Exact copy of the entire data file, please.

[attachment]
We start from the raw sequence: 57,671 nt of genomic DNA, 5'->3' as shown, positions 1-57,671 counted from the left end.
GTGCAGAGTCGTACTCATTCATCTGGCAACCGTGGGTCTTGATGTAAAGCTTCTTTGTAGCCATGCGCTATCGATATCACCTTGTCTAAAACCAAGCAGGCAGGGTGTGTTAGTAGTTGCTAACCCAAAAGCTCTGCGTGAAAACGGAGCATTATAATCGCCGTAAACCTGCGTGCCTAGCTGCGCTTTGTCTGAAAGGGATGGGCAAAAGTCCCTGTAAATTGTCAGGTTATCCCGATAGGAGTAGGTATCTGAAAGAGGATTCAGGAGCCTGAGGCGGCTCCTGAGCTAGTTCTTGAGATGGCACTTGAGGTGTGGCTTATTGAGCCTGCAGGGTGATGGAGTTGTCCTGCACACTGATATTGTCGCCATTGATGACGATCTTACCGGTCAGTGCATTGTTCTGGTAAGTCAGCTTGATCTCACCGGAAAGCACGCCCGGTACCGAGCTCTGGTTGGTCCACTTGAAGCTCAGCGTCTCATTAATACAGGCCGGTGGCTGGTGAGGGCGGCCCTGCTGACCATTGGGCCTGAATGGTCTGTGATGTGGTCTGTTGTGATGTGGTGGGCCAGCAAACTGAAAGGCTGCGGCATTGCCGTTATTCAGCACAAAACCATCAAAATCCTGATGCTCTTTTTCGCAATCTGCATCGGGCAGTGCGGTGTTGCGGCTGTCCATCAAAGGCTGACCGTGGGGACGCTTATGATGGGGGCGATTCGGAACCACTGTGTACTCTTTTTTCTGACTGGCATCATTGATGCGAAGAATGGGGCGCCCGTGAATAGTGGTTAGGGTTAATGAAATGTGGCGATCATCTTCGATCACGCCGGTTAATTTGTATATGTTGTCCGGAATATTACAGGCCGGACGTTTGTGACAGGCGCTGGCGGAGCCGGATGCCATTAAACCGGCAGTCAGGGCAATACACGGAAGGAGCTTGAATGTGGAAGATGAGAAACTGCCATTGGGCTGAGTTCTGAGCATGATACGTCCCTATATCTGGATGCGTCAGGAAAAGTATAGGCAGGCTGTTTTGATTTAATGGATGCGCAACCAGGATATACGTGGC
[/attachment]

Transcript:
We start from the raw sequence: 57,671 nt of genomic DNA, 5'->3' as shown, positions 1-57,671 counted from the left end.
GTGCAGAGTCGTACTCATTCATCTGGCAACCGTGGGTCTTGATGTAAAGCTTCTTTGTAGCCATGCGCTATCGATATCACCTTGTCTAAAACCAAGCAGGCAGGGTGTGTTAGTAGTTGCTAACCCAAAAGCTCTGCGTGAAAACGGAGCATTATAATCGCCGTAAACCTGCGTGCCTAGCTGCGCTTTGTCTGAAAGGGATGGGCAAAAGTCCCTGTAAATTGTCAGGTTATCCCGATAGGAGTAGGTATCTGAAAGAGGATTCAGGAGCCTGAGGCGGCTCCTGAGCTAGTTCTTGAGATGGCACTTGAGGTGTGGCTTATTGAGCCTGCAGGGTGATGGAGTTGTCCTGCACACTGATATTGTCGCCATTGATGACGATCTTACCGGTCAGTGCATTGTTCTGGTAAGTCAGCTTGATCTCACCGGAAAGCACGCCCGGTACCGAGCTCTGGTTGGTCCACTTGAAGCTCAGCGTCTCATTAATACAGGCCGGTGGCTGGTGAGGGCGGCCCTGCTGACCATTGGGCCTGAATGGTCTGTGATGTGGTCTGTTGTGATGTGGTGGGCCAGCAAACTGAAAGGCTGCGGCATTGCCGTTATTCAGCACAAAACCATCAAAATCCTGATGCTCTTTTTCGCAATCTGCATCGGGCAGTGCGGTGTTGCGGCTGTCCATCAAAGGCTGACCGTGGGGACGCTTATGATGGGGGCGATTCGGAACCACTGTGTACTCTTTTTTCTGACTGGCATCATTGATGCGAAGAATGGGGCGCCCGTGAATAGTGGTTAGGGTTAATGAAATGTGGCGATCATCTTCGATCACGCCGGTTAATTTGTATATGTTGTCCGGAATATTACAGGCCGGACGTTTGTGACAGGCGCTGGCGGAGCCGGATGCCATTAAACCGGCAGTCAGGGCAATACACGGAAGGAGCTTGAATGTGGAAGATGAGAAACTGCCATTGGGCTGAGTTCTGAGCATGATACGTCCCTATATCTGGATGCGTCAGGAAAAGTATAGGCAGGCTGTTTTGATTTAATGGATGCGCAACCAGGATATACGTGGC